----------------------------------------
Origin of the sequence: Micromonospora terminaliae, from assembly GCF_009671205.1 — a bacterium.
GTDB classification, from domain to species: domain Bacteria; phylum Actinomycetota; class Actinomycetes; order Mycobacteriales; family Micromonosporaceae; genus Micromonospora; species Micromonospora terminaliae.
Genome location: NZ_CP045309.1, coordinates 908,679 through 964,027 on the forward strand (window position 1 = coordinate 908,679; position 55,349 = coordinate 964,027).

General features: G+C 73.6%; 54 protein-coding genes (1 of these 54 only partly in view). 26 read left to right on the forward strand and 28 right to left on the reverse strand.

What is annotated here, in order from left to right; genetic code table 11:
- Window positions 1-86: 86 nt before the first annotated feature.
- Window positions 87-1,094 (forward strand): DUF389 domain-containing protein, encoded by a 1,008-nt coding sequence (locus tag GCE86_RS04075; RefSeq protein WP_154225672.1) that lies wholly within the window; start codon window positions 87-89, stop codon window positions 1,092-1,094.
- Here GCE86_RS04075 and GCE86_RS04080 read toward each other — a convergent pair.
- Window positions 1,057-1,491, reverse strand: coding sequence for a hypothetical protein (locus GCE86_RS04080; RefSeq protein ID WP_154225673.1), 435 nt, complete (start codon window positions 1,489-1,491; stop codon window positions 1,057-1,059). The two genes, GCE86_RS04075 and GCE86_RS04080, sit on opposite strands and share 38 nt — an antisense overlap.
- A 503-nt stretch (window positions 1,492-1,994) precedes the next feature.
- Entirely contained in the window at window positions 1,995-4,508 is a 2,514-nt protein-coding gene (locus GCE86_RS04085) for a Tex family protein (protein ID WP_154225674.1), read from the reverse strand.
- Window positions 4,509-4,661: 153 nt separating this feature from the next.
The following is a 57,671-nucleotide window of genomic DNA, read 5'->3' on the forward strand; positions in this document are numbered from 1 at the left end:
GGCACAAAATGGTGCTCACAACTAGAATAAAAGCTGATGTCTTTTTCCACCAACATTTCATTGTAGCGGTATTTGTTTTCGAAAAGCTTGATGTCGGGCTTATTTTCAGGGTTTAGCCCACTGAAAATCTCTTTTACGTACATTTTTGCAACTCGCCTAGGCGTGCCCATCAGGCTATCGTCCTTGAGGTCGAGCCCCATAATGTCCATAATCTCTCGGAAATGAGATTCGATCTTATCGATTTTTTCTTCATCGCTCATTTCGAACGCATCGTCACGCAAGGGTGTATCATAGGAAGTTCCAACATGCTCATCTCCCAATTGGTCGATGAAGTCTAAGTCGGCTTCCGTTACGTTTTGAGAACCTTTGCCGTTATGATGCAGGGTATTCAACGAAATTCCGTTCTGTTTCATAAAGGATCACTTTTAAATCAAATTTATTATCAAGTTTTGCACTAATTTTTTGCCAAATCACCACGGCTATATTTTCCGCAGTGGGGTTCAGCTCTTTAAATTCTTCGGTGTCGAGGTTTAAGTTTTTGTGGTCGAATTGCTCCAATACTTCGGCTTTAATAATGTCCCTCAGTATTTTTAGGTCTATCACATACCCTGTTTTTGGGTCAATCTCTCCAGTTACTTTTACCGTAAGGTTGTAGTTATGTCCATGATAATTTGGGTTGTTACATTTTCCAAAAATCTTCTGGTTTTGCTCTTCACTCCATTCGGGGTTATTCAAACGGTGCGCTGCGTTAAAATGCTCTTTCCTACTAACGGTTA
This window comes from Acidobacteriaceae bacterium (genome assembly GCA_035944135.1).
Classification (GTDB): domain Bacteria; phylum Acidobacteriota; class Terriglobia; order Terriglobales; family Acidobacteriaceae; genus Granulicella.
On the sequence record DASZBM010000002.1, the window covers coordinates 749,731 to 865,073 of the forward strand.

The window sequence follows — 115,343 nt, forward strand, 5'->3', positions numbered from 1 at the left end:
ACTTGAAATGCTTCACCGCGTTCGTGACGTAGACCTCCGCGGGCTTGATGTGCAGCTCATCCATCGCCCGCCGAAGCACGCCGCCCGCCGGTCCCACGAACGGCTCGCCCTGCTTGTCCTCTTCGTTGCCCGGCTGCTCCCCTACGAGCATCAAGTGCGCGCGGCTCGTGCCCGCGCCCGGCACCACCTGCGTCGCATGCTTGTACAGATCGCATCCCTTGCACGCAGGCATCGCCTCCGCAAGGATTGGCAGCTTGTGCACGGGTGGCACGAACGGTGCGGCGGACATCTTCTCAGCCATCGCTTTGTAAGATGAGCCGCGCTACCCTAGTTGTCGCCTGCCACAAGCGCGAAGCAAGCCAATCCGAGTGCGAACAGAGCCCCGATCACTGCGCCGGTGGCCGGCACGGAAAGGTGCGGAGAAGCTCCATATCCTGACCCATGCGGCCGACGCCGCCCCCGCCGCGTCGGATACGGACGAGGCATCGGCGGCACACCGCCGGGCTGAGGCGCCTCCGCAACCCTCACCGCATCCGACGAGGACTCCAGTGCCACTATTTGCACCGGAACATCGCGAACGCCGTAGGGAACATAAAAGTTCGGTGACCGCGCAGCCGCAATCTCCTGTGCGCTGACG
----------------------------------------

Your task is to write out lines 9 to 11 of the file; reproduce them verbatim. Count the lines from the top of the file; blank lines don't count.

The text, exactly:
- Window positions 1,057-1,491, reverse strand: coding sequence for a hypothetical protein (locus GCE86_RS04080; RefSeq protein ID WP_154225673.1), 435 nt, complete (start codon window positions 1,489-1,491; stop codon window positions 1,057-1,059). The two genes, GCE86_RS04075 and GCE86_RS04080, sit on opposite strands and share 38 nt — an antisense overlap.
- A 503-nt stretch (window positions 1,492-1,994) precedes the next feature.
- Entirely contained in the window at window positions 1,995-4,508 is a 2,514-nt protein-coding gene (locus GCE86_RS04085) for a Tex family protein (protein ID WP_154225674.1), read from the reverse strand.